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Public speech techniques

Public speech techniques

Learning how to control your voice properly takes perseverance, training and practice, but with these five simple public speech techniques, you’re be projecting with confidence, power and an assertive tone. Our speaking accents and our natural delivery are often very far removed from the way our voices are designed to function, learning how to use your vocal mechanism in the right way is the first step towards building a professional public speaking voice.

Speaking confidently in public and having a proper grasp on how your voice works is an important skill that will advance your life in so many ways, from your professional career to your person life – confident speech is the key to success.



#1 – Breathing

Learning to breathe correctly is the first step towards a powerful public speaking voice, as our breathing is the foundation on which our voices resonate upon. If you’ve ever taken a public speaking course, the first thing you would have been told is ‘breathe deep’ most likely – but I’m going to take this a step further by SHOWING you how exactly to breathe deep with diaphragmatic engagement and extension of your diaphragm. The diaphragm is a large dome shaped muscle that sits at the very base of the lung cavity, and with training has the ability to extend downwards towards the abdomen creating a ‘negative space’ that fills with air like a vacuum.

-> I need help with my breathing!

The best way to develop control over your diaphragm is to imagine breathing sharp and low as though you are inhaling through a small drinking straw. You can also lie on your back with a ball or cup on your navel, your hand even, and try to make it move using only your breathing. If you are engaging your diaphragm properly for correct diaphragmatic breathing, it should feel as though your breathing occurs more in your belly than from your chest. This brings me to step two;

#2 – Posture

Keeping the correct posture will not only make you FEEL powerful and assertive, but allow you to breathe in the correct manner via extension of the diaphragm rather than contraction of the ribs. In singing, this is often called appoggio singing technique, but when it comes to public speech techniques we’ll just keep it simple and call it good speaking posture. Your posture starts with your head being raised from the top of your skull, your chin being parallel with the floor, your shoulders being back and your chest in a PROUD stance. A great way to achieve this proud stance is to raise your sternum without breathing in any air, allowing you to control your air intake and exhalation purely from extension of your diaphragm rather than your ribs like we often do in speech.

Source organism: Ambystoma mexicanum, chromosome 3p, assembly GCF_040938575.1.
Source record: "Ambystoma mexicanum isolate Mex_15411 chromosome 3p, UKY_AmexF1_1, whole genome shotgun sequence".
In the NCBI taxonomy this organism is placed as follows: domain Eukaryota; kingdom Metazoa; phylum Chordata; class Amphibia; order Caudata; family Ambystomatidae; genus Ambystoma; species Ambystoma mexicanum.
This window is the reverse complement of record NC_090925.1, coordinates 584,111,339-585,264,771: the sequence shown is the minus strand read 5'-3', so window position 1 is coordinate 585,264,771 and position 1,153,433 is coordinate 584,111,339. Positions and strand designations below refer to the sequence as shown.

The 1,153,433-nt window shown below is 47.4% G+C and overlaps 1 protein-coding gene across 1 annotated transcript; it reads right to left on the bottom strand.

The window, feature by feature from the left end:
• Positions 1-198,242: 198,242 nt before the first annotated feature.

A great way to practice engaging the diaphragm is to toggle your breath between your nose and mouth – in through your nose into your belly, and then out through your mouth. My free foundations short course will show you the BEST diaphragmtic breathing exercise to build control and power in your breathing so you can learn the very best public speech techniques.

#3 – Resonance

Believe it or not, your voice works via air PRESSURE and vibration rather than air FLOW. It’s not air flowing across your vocal chords that creates your voice, it’s actually air pressure creating vibration of your overlapped vocal chords that causes resonance in the resonant chambers of your head that creates your voicp. Placing your resonance is extremely important in public speaking to allow for the most efficient resonance to buzz and ping rather than expending energy on uneccesary frequencies which don’t vibrate effectively. Learning how to place your resonance for public speaking is very similar to vocal placement in singing – basically, you need to limit the excess frequencies that occur below your top teeth rather than ‘pushing’ your voice out of your throat.

-> I need help speaking with resonance!

Resonance placement allows you to create a POWERFUL sound and STRONG singing voice using very little effort or energy, and is one of the most important parts in only the very best public speech techniques.

#4 – Articulate your consonants